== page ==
There's a lot of cool techy stuff going down in cybersecurity, and we love it. But you can't deny that a lot of the time we humans get forgotten. Our podcast takes a not-so-serious look at issues in security from a human point of view. Covering social engineering to hacker motivations and everything in between, we chat through security stories and themes and what they mean to us: the oft-neglected humans behind the screen. Apart from Kev, Kev is a cyborg.
These weekly podcasts come in two main flavors. We’re either ranting about themes close to the heart of us security types, or we’re discussing threats and vulnerabilities that have hit headlines – or slipped under the radar – in recent weeks.
Join Chris Pace (tech advocate and keeper of the coloring pencils), Kev Breen (pro blue teamer, also known as 'Mr Nothing to CVE here...'), Max Vetter (former dark web detective and pretty cool guy), and Paul Bentham (ex-gov. type and Immersive Labs product guru) as they wend their way through the murky world of Cyber Humanity.
45: Tales from the Crypto
First story is about someone who was “relieved” of their Bitcoin by some kids wielding malware back in 2018, when it was worth an awful lot less than it is now. There are some techie bits to this, as well as a few ethical and legal issues with the way the perps are being sued, so it’s a cracking story to get stuck into.
What do NFTs – non fungible tokens – and Banksy have in common? It’s pretty confusing as far as stories go, but our resident clearer-upperer, Kev, is on hand to help, leaving us to wonder if this is just Banksy himself having a bit of fun.
Sticking to the currency theme, we get knee deep in China’s digital Yuan in our next segment, and finally wrap up with a beautiful bit of OSINT from the Twitter Infosec community.
44: Rotten Apples or Privacy Nuts?
It's a tasty ransomware week this week! Conti face their own internal threat in the shape of a disgruntled affiliate and LockBit has its claws in Accenture.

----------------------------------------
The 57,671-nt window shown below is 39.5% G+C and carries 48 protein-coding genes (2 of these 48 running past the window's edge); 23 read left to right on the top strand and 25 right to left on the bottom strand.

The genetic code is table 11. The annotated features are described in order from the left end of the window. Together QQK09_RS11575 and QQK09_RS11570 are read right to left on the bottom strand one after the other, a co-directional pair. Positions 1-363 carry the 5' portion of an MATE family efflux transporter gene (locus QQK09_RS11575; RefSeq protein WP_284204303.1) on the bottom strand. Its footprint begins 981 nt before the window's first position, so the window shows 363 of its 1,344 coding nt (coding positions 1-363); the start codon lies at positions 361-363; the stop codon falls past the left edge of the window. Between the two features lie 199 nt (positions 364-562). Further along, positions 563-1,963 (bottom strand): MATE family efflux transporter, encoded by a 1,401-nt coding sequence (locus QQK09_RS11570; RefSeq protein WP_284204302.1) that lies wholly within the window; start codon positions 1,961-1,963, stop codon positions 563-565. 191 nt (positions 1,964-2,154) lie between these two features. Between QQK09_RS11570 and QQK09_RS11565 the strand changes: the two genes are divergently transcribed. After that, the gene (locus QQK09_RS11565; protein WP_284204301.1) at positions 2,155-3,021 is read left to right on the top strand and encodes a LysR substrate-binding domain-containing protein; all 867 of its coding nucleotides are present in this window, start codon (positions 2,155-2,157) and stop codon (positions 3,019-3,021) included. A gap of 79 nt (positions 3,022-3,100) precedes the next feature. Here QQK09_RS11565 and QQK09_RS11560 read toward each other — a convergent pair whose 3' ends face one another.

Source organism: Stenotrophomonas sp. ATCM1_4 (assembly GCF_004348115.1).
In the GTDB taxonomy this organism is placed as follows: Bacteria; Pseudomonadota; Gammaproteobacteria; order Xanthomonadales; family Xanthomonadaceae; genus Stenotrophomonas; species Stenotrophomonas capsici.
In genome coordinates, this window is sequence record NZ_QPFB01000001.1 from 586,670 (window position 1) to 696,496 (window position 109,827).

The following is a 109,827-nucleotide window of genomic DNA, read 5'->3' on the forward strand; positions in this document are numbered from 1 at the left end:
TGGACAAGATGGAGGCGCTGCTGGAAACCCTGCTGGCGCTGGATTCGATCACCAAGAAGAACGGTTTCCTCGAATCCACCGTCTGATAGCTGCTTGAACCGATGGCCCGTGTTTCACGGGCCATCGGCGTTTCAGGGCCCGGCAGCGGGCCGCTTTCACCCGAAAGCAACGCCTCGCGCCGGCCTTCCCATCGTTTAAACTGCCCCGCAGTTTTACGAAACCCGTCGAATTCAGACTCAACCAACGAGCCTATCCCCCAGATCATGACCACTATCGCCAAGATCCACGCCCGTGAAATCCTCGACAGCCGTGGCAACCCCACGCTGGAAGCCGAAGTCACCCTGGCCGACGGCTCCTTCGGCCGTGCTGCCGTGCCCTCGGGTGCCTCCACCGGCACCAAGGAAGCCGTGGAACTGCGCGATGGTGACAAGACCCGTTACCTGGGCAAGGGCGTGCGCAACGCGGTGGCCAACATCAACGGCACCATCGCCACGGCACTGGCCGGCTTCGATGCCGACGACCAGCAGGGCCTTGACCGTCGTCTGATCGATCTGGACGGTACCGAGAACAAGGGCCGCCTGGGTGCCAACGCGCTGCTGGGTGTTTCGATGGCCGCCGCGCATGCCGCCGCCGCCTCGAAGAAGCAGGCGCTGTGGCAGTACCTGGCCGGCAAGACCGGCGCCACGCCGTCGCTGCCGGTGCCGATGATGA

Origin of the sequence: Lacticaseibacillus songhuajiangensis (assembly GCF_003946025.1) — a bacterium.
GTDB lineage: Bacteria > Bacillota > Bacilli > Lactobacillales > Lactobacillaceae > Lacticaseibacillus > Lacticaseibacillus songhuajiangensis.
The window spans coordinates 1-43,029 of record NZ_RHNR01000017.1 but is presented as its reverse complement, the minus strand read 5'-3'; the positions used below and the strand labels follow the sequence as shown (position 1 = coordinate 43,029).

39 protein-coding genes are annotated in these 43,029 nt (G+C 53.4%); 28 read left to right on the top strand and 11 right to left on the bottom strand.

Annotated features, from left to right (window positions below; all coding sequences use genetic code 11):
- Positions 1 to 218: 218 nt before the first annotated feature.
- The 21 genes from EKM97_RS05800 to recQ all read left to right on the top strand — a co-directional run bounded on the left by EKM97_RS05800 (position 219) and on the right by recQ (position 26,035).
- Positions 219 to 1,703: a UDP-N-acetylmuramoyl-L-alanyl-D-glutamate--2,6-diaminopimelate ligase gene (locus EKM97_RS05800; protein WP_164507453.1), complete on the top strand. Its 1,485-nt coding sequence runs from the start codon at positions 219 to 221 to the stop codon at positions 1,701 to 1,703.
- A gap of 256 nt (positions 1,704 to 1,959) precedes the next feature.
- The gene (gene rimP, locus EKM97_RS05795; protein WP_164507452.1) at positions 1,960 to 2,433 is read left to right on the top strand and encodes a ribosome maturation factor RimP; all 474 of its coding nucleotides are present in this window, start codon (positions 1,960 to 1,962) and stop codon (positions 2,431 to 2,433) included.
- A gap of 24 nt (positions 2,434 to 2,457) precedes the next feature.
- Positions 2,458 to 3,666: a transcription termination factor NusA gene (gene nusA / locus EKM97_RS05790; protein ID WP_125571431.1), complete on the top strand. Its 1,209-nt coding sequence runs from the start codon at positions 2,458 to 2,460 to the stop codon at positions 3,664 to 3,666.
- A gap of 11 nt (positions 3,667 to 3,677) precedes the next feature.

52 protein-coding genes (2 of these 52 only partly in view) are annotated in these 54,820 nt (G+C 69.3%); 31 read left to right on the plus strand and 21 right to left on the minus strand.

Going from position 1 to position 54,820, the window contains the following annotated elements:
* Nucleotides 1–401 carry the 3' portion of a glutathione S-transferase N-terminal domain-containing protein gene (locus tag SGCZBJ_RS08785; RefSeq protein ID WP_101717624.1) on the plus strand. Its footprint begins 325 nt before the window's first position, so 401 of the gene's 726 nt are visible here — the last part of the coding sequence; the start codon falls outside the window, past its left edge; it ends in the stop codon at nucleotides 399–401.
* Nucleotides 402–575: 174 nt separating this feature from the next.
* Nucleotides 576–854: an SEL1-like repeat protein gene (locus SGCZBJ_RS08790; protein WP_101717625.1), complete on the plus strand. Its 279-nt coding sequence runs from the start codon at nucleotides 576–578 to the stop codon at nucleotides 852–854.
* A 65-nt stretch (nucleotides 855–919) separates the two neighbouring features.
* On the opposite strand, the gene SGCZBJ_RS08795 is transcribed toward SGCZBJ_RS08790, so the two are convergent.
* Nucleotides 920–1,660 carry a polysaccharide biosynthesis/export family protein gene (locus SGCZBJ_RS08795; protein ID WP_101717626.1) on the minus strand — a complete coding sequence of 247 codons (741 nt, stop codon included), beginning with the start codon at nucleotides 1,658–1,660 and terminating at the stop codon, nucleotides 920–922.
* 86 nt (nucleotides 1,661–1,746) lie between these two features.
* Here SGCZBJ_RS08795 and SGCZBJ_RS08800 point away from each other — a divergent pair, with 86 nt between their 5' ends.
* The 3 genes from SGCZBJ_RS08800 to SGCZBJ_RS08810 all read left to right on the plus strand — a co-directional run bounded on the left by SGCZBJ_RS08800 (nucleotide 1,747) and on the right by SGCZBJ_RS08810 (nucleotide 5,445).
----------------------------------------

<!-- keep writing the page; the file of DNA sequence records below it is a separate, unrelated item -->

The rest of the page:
Apple have been fiddling with their privacy settings again which is sending privacy advocates into a frenzy, and Kev tries very hard not to get ranty...
https://www.bleepingcomputer.com/news/security/accenture-confirms-hack-after-lockbit-ransomware-data-leak-threats/ (https://www.bleepingcomputer.com/news/security/accenture-confirms-hack-after-lockbit-ransomware-data-leak-threats/ )
43: Pegasus Project: Winged Horses for Spyware Courses
As you probably guessed from the title of this episode, this week is all about spyware and the Pegasus project.
This all kicked off when a consortium of 16 media outlets reported the alleged widespread and continuing abuse of NSO’s hacking spyware called Pegasus. The company insists that it is only used against criminals and terrorists – but is it? There’s a lot of depth to this story, and we cover it all.
42: Hey Ya Kaseya: MSPs as unwitting attackers
Kaseya, Kaseya, Kaseya... How could we release an episode this week WITHOUT talking about the calamity at Kaseya?
If you hadn't heard, the ransomware gang REvil has leveraged a vulnerability in Kaseya's VSA software against multiple MSPs and their clients. Oh dear. So what is it? Bog standard ransomware? Supply chain compromise? Zero-day exploit? It's all a bit murky, so Kev gets his 'Cyberattacks for Dummies' hat on.
Also featured is the news that audio-editing software Audacity has been accused of being 'possible spyware'.
41: Cyber Wars: Revenge of the Printers
There’s a lot to cover in this week’s episode, so brace yourself because we’ve got newsflashes and stone-cold facts flying your way.
First up, despite what Chris thinks, people do still use printers. Now, researchers in China have found (and accidentally disclosed) a critical Windows zero-day affecting Print Spooler. Cue much printer hate, as well as some actually useful insights into what has occurred.
Next on the agenda, we take a look at the HSE Ireland ransomware attack, with a special focus on what the heck has been going on with Virus Total. Also coming up is the somewhat intriguing “fact” that the USA is the most cyber-secure nation in the world.
And it wouldn’t be an episode of Cyber Humanity without a juicy ‘hackers could’ feature starting with a NEWSFLASH! Homes filled with smart devices could be exposed to hundreds of hacking attempts a WEEK. To which we say: no sh*t, Sherlock.
40: Slack, Track and...Hack?
EA have been hacked to the tune of 780GB of their source code which has now found itself for sale on various dark web forums. While they confirmed that they’d suffered a data breach, they’d offered no insight into how it happened. Until now…
Moving from EA to AI, research shows that AI can now convincingly mimic cybersecurity and medical experts, which, naturally, sparks some lively debate.
We also get into a discussion about disclosure, following Kev’s discovery of a number of vulnerabilities in NetGear’s routers. NDAs are flying everywhere and if you stay very still and quiet, you can even hear the sound of someone in legal crying.
And, of course, we have a cracking ‘Hackers Could’ section this week!
Insightful and Hilarious!
These guys are great-! Smart, witty and filled with insight.